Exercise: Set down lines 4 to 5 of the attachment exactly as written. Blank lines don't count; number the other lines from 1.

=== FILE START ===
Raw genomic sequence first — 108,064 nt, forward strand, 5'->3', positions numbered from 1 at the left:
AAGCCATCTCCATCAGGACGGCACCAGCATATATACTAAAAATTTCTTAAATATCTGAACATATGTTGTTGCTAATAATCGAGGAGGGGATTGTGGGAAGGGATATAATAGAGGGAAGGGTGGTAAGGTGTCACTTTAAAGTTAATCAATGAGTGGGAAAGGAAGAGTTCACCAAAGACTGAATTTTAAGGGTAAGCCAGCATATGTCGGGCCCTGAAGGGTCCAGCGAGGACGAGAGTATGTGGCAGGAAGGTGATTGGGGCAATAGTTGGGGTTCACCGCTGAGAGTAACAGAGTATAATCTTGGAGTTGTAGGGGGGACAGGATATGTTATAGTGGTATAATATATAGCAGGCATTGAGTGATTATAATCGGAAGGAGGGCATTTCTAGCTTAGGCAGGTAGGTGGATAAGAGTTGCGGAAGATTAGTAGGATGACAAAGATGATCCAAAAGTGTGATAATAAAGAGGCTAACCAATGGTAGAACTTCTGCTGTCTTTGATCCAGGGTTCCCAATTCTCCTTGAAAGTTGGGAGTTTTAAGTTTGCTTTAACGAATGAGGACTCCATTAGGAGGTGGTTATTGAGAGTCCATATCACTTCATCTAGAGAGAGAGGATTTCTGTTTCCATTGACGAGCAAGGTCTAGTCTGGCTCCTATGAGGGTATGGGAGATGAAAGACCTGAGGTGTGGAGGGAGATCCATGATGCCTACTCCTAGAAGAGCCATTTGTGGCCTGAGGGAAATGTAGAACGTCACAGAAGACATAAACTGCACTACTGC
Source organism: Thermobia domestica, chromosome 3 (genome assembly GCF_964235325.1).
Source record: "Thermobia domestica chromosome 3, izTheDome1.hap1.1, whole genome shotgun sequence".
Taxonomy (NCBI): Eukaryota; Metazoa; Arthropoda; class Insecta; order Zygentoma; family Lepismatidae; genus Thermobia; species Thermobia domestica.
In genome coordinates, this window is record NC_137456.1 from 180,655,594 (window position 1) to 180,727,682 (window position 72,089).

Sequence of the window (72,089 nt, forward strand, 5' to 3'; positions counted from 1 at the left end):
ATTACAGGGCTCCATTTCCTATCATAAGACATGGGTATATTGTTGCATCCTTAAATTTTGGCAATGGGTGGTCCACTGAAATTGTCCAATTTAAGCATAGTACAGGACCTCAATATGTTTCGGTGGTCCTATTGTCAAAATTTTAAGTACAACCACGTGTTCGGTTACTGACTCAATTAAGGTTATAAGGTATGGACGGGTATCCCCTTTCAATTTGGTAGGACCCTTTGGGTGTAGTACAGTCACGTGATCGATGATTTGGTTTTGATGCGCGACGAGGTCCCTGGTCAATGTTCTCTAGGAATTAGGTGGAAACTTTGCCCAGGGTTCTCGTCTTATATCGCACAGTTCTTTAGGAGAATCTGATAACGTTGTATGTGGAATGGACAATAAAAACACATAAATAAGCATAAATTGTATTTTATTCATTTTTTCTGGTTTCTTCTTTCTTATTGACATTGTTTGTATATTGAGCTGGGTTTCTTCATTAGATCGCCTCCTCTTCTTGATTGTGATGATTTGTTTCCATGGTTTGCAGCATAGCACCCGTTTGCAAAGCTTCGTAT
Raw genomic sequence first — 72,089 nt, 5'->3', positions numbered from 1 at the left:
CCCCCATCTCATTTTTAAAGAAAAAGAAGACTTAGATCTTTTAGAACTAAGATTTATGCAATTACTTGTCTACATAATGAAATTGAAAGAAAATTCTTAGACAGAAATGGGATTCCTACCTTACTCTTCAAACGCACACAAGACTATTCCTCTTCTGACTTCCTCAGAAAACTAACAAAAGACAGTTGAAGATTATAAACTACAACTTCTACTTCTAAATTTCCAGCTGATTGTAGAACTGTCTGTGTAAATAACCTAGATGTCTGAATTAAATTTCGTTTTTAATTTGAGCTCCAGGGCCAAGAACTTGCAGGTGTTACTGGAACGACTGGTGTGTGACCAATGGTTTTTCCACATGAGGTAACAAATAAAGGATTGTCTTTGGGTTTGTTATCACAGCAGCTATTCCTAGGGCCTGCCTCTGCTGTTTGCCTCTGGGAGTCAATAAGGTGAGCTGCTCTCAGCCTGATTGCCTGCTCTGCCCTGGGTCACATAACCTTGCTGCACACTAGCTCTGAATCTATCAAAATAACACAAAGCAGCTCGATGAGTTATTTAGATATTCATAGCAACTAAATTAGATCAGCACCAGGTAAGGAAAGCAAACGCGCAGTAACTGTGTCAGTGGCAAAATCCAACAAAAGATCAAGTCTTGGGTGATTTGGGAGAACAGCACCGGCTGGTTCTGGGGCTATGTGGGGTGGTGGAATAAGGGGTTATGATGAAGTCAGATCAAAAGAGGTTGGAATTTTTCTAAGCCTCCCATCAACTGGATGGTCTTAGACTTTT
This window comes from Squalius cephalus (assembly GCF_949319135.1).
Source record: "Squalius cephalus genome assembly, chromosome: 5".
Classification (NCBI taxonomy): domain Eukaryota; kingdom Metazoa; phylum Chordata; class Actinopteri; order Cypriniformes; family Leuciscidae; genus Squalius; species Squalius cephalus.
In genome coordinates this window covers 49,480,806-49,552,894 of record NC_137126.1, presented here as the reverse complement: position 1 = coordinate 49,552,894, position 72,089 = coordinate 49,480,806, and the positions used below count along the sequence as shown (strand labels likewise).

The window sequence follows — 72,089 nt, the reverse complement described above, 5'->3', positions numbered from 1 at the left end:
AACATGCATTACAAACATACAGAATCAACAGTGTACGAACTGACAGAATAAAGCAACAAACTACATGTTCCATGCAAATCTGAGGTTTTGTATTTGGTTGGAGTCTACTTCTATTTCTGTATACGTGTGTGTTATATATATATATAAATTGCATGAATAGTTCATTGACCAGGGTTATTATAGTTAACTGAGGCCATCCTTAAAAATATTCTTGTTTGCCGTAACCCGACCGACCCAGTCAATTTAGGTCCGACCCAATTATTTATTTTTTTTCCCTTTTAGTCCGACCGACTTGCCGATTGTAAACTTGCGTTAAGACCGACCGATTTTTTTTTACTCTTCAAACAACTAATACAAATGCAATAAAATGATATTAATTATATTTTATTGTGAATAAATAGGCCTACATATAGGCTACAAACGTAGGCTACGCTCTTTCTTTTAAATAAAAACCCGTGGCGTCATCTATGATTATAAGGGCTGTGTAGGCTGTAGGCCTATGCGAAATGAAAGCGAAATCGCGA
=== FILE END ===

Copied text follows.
Source record: "Thermobia domestica chromosome 3, izTheDome1.hap1.1, whole genome shotgun sequence".
Taxonomy (NCBI): Eukaryota; Metazoa; Arthropoda; class Insecta; order Zygentoma; family Lepismatidae; genus Thermobia; species Thermobia domestica.